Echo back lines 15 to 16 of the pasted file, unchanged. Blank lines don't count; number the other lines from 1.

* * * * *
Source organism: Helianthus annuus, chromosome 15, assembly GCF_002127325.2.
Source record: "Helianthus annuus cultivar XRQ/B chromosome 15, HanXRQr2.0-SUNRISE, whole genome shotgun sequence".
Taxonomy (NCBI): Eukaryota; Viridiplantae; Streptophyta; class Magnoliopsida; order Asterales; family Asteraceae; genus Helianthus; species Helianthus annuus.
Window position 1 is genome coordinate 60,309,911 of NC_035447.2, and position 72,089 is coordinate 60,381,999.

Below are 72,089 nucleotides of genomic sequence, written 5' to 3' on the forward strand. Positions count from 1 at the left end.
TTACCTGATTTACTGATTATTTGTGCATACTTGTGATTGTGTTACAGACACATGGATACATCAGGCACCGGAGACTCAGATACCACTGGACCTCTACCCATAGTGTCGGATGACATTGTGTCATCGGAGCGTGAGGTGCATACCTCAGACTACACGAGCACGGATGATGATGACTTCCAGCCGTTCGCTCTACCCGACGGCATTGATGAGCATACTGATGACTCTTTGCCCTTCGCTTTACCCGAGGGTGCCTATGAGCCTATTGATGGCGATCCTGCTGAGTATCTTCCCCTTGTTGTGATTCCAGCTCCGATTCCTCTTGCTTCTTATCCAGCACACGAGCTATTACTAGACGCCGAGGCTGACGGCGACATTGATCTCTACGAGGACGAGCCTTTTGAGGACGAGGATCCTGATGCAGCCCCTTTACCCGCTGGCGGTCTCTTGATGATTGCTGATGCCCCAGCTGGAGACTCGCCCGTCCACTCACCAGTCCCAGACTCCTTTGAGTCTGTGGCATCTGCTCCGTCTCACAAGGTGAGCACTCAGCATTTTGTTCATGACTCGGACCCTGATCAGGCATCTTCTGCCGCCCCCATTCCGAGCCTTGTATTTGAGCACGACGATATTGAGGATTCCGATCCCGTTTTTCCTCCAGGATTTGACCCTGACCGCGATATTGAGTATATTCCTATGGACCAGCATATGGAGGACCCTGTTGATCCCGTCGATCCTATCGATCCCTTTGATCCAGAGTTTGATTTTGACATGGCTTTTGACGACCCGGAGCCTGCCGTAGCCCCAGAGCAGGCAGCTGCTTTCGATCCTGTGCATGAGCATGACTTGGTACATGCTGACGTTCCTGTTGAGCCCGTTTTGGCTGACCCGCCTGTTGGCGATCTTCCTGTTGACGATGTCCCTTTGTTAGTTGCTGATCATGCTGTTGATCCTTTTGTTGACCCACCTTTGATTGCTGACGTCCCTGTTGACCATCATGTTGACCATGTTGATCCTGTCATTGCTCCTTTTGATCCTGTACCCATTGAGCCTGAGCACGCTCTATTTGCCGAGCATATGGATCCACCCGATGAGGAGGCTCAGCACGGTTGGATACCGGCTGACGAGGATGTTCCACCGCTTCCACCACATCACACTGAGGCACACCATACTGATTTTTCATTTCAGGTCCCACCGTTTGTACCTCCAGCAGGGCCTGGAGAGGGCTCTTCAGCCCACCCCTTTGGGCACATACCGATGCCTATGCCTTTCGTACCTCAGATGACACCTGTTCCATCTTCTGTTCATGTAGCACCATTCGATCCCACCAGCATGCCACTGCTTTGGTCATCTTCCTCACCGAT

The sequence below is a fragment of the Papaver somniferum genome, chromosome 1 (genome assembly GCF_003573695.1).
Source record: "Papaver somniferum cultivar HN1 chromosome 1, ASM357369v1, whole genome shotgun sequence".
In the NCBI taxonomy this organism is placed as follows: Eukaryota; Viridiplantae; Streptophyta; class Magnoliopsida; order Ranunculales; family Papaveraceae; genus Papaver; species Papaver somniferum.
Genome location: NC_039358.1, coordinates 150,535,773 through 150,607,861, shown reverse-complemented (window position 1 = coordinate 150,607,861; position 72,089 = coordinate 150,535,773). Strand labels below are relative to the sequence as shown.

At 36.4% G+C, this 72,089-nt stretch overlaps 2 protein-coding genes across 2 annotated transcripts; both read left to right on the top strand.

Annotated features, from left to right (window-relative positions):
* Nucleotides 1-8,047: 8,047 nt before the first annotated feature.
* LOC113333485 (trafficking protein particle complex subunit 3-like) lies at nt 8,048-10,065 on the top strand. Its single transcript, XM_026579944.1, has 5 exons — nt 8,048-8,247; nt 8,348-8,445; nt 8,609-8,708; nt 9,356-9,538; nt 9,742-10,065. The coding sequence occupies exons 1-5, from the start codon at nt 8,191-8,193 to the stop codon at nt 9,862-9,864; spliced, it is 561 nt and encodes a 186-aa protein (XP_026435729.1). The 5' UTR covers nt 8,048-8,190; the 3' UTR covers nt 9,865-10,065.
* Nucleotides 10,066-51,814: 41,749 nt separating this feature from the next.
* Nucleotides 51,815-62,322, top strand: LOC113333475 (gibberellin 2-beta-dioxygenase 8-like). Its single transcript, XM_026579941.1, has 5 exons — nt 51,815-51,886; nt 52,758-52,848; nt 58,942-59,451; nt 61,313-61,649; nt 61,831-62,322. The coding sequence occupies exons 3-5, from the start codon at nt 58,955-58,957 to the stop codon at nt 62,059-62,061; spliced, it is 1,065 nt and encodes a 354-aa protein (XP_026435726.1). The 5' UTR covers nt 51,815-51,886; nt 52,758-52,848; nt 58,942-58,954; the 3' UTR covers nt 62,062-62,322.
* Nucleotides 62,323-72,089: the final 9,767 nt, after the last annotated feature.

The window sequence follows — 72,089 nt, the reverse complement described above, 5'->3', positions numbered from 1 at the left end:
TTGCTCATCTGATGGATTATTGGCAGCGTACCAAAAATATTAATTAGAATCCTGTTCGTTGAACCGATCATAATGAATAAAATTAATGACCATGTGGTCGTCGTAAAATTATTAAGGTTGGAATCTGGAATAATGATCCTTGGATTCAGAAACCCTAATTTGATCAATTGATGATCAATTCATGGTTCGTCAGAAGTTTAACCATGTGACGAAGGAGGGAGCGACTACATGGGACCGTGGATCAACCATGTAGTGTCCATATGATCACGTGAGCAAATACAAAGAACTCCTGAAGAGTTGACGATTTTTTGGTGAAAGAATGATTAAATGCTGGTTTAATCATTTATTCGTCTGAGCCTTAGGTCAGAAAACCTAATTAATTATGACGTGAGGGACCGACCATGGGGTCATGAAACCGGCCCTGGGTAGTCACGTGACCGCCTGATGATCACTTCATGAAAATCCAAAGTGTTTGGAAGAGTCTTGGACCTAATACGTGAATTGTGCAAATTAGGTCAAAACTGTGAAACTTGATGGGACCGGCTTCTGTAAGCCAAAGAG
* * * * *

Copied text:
* Nucleotides 10,066-51,814: 41,749 nt separating this feature from the next.
* Nucleotides 51,815-62,322, top strand: LOC113333475 (gibberellin 2-beta-dioxygenase 8-like). Its single transcript, XM_026579941.1, has 5 exons — nt 51,815-51,886; nt 52,758-52,848; nt 58,942-59,451; nt 61,313-61,649; nt 61,831-62,322. The coding sequence occupies exons 3-5, from the start codon at nt 58,955-58,957 to the stop codon at nt 62,059-62,061; spliced, it is 1,065 nt and encodes a 354-aa protein (XP_026435726.1). The 5' UTR covers nt 51,815-51,886; nt 52,758-52,848; nt 58,942-58,954; the 3' UTR covers nt 62,062-62,322.